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Thursday, 16 December 2021

What the Globe and Mail Won't Publish

Sour Grapes 

Over the years, a couple of my readers have suggested I should aspire to a larger audience by publishing in the mainstream media.  Admittedly, I have made a couple of feeble attempts to be noticed, but when I became aware of a feature in the Globe and Mail called "First Person" where individuals are offered the possibility of  publishing in the paper (for zero remuneration), I thought this was my opportunity to either promulgate my blog in a legacy press or create a sour-grapes moment when the editors declined to publish my submission.  "Sour grapes" wins again.  Here is the article:


How I Became Obsessed with Money and China

In retirement from my position as a professor of English, I knew I wouldn’t miss the turgid prose that passed for peer-reviewed research in postmodern humanities or the administrative duties that every alert academic scurries to avoid.  Contact with students and the vain apprehension that some young people were actually interested in what I had to say: these were hard to give up.  My solution was to maintain at least the illusion of teaching by starting a blog.  A few clicks on Google Blogger, a bit of word processing, a pseudonym, and voilá: I was a blogger.  When I got really serious, for an annual payment of $17.00, I became the owner of the domain name thesourgrapevine.com.

My original intention was to host a whistle-blower site to reveal what went on behind closed doors at universities, but I soon digressed into politics and economics.  I covered my digressions with the by-line “Education is everything.  Everything is education.”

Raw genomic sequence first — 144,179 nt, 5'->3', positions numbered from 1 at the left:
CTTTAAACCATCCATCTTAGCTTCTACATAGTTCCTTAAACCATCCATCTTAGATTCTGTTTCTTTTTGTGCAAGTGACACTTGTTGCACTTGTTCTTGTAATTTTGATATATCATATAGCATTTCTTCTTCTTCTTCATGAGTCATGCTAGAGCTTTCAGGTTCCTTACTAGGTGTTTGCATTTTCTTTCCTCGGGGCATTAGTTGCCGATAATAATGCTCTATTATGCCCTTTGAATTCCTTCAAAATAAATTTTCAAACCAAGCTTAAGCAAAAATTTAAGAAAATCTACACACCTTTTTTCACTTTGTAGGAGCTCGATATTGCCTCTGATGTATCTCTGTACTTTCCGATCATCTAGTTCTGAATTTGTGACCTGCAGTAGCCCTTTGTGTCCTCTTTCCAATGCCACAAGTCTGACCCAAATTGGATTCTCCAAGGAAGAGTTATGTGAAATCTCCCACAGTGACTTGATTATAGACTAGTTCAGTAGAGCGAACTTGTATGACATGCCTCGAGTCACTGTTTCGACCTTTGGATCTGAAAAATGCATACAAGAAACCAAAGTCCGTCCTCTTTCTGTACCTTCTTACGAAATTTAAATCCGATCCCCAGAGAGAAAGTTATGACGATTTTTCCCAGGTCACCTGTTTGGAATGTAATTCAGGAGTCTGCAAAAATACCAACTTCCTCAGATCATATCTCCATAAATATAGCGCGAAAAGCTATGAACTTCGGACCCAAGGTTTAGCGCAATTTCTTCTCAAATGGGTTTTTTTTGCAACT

How did I become obsessed with money and China?  The answer begins with the philosopher Karl Jasper’s claim that “failure and breakdown reveal the true nature of things.”  Leonard Cohen put it more poetically:  “There’s a crack in everything; that’s how the light gets in.” A more homespun version: we should celebrate the child who breaks her toys.  She’s figuring out how they work.

The breakdown which provoked my money obsession was the collapse of the financial markets in 2008.  Wall Street’s massive failure led me to seriously question, for the first time in my life, how the economy worked, how finance and monetary policy worked. Ultimately, I drilled down to the bedrock, Ding an sich/thing-in-itself of it all:  money.  How is it created and distributed?  How do banks lend money that they don’t have? Is money really just imaginary?  Is it really just a yardstick whose only purpose is to measure debt? As I recorded the pursuit of these questions in my blog, I realized that the generator of my writing had become the overarching question:  how could I not know this?  My research into the existential and ontological question of money told me I wasn’t the only one who didn’t quite understand what it was.

         

In everything I read, from conspiracy theories to government websites to Jacob Goldstein’s Money: The True Story of a Made-up Thing to Mark Carney’s Value(s): Building a Better World for All, I found the reiterated, mind-boggling fact that most of the money in the world is created out of nothing by private banks.  How is this possible?  How could I not know this?  Isn’t this something every ten-year-old should know?  I felt both sheepish and vindicated to discover a lesson on the Khan Academy homework website demonstrating the mathematical formula for how every $1000 introduced into the system by the Federal Reserve allows private banks, using the fractional reserve system, to create $10,000.  How money is created might be a mystery to Boomers, but the next generation of ten-year-olds will know the facts by heart and in detail.